Title:
SECURE SHELL USED TO OPEN A USER'S ENCRYPTED FILE SYSTEM KEYSTORE
Kind Code:
A1


Abstract:
The present invention provides a computer implemented method, apparatus, and data processing system for associating a private part of a keystore of a user with a user authentication process in an encrypting file system. A secure shell daemon server establishes the user authentication process with a secure shell client such that the user authentication process is associated with a user and the user is authenticated. The secure shell daemon server obtains an acknowledgment from the secure shell client. The secure shell daemon server accesses a user public key of the user from the keystore of the user, responsive to receiving the acknowledgment. The secure shell daemon obtains a public secure shell cookie associated with the user from the keystore of the user. The public secure shell cookie is an access key in encrypted form. The access key is based on the user's public key to form the public secure shell cookie. The secure shell daemon server obtains the access key from the secure shell client. The private part of the keystore is associated with the user authentication process, wherein the private part is accessed based on the access key.



Inventors:
Mclane, Tommy L. (Hutto, TX, US)
Mullen, Shawn P. (Buda, TX, US)
Tenginakai, Jyoti B. (Gadag, IN)
Application Number:
12/117448
Publication Date:
11/12/2009
Filing Date:
05/08/2008
Assignee:
International Business Machines Corporation (Armonk, NY, US)
Primary Class:
International Classes:
H04L9/08
View Patent Images:
Related US Applications:
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20050050318Profiled access to wireless LANsMarch, 2005Alone et al.
20090271621SIMPLIFIED LOGIN FOR MOBILE DEVICESOctober, 2009Mendelovich et al.
20080008315METHOD FOR KEY DIVERSIFICATION ON AN IC CARDJanuary, 2008Fontana et al.
20100023962Method for Single Sign-On When Using a Set-Top BoxJanuary, 2010Blommaert et al.
20080289019FRAMEWORK FOR AUTOMATED DISSEMINATION OF SECURITY METADATA FOR DISTRIBUTED TRUST ESTABLISHMENTNovember, 2008Lam
20100027789COPY CONTROL METHODFebruary, 2010Tsuruga et al.
20100080392Key Management In Storage LibrariesApril, 2010Feather et al.
20080304664SYSTEM AND A METHOD FOR SECURING INFORMATIONDecember, 2008Suthaharan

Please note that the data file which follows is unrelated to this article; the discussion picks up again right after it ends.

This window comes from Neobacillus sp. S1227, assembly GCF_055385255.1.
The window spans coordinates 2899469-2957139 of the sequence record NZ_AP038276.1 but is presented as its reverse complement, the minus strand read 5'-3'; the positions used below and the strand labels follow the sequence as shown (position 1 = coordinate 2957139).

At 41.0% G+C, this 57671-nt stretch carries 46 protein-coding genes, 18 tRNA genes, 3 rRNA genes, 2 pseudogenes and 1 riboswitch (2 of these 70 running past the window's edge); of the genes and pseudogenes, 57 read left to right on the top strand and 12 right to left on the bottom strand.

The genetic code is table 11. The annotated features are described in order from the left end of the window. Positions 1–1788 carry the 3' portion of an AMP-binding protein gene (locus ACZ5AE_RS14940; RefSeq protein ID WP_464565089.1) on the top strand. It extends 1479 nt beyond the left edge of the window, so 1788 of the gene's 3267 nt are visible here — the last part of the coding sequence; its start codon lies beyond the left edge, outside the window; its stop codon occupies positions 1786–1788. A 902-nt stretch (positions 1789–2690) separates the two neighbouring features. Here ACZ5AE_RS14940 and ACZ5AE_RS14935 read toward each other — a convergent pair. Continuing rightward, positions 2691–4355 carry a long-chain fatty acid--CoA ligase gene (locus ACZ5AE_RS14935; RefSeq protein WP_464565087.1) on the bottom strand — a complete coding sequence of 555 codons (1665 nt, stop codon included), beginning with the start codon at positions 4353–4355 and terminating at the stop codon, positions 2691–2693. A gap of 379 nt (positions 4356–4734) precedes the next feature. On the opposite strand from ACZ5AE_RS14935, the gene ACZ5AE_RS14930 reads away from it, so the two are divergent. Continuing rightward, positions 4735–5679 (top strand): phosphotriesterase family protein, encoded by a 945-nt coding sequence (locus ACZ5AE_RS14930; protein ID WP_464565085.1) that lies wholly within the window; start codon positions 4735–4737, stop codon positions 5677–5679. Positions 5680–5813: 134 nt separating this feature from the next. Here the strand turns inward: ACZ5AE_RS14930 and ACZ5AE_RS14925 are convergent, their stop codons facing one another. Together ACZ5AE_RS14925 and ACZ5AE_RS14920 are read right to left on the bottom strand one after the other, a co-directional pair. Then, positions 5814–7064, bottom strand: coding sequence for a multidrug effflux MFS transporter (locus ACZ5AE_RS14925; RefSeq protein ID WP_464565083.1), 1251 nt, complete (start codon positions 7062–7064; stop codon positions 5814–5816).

20100100721METHOD AND SYSTEM OF SECURED DATA STORAGE AND RECOVERYApril, 2010Su et al.
20100031057Traffic analysis resistant storage encryption using implicit and explicit dataFebruary, 2010Beaver et al.



Primary Examiner:
SHAW, PETER C
Attorney, Agent or Firm:
IBM CORPORATION (AUSTIN, TX, US)
Claims:
What is claimed is:

1. A computer implemented method for associating a private part of a keystore of a user with a user login process in an encrypting file system, the method comprising: establishing the user authentication process with a secure shell client, wherein the user authentication process is associated with a user and the user is authenticated; obtaining an acknowledgment from the secure shell client; responsive to receiving the acknowledgment, accessing a user public key of the user from the keystore of the user; obtaining a public secure shell cookie associated with the user from the keystore of the user, wherein the public secure shell cookie encrypts an access key of the user; obtaining the access key from the secure shell client; and associating the private part of the keystore with the user authentication process, wherein the private part is accessed based on the access key.

2. The computer implemented method of claim 1, wherein accessing the user public key of the user is responsive to a determination that the secure shell daemon server has an encrypting file system (EFS) option set.

3. The computer implemented method of claim 2, wherein obtaining the acknowledgment further comprises: transmitting a keystore open call to the secure shell client; and receiving an acknowledgment from the secure shell client, wherein the acknowledgment indicates that the secure shell client supports an encrypting file system (EFS).

4. The computer implemented method of claim 2, wherein obtaining the access key further comprises: sending the public secure shell cookie to the secure shell client; and receiving the access key from the secure shell client.

5. The computer implemented method of claim 2, wherein the group access key is configured to access files within the encrypting file system.

6. The computer implemented method of claim 1, wherein obtaining the acknowledgment further comprises: transmitting a keystore open call to the secure shell client; and receiving an acknowledgment from the secure shell client, wherein the acknowledgment indicates that the secure shell client supports an encrypting file system (EFS).